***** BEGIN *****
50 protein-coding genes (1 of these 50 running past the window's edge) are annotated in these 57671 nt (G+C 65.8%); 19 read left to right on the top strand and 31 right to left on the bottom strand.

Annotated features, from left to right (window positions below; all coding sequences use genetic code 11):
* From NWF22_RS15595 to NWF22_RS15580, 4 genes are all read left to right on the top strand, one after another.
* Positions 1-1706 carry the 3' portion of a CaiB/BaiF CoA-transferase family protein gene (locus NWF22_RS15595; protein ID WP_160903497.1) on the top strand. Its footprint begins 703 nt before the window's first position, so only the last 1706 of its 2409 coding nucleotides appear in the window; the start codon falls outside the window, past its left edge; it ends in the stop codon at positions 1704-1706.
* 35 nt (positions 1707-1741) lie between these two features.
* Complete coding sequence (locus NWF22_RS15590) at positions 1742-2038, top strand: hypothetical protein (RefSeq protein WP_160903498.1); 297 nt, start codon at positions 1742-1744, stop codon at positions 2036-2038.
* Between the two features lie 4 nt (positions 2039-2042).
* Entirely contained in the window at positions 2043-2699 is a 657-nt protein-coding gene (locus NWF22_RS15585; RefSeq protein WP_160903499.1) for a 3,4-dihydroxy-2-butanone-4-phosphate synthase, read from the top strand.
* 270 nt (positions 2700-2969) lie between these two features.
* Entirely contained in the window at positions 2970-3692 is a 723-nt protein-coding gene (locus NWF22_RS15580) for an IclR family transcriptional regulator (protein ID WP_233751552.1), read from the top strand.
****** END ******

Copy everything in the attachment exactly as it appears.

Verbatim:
50 protein-coding genes (1 of these 50 running past the window's edge) are annotated in these 57671 nt (G+C 65.8%); 19 read left to right on the top strand and 31 right to left on the bottom strand.

Annotated features, from left to right (window positions below; all coding sequences use genetic code 11):
* From NWF22_RS15595 to NWF22_RS15580, 4 genes are all read left to right on the top strand, one after another.
* Positions 1-1706 carry the 3' portion of a CaiB/BaiF CoA-transferase family protein gene (locus NWF22_RS15595; protein ID WP_160903497.1) on the top strand. Its footprint begins 703 nt before the window's first position, so only the last 1706 of its 2409 coding nucleotides appear in the window; the start codon falls outside the window, past its left edge; it ends in the stop codon at positions 1704-1706.
* 35 nt (positions 1707-1741) lie between these two features.
* Complete coding sequence (locus NWF22_RS15590) at positions 1742-2038, top strand: hypothetical protein (RefSeq protein WP_160903498.1); 297 nt, start codon at positions 1742-1744, stop codon at positions 2036-2038.
* Between the two features lie 4 nt (positions 2039-2042).
* Entirely contained in the window at positions 2043-2699 is a 657-nt protein-coding gene (locus NWF22_RS15585; RefSeq protein WP_160903499.1) for a 3,4-dihydroxy-2-butanone-4-phosphate synthase, read from the top strand.
* 270 nt (positions 2700-2969) lie between these two features.
* Entirely contained in the window at positions 2970-3692 is a 723-nt protein-coding gene (locus NWF22_RS15580) for an IclR family transcriptional regulator (protein ID WP_233751552.1), read from the top strand.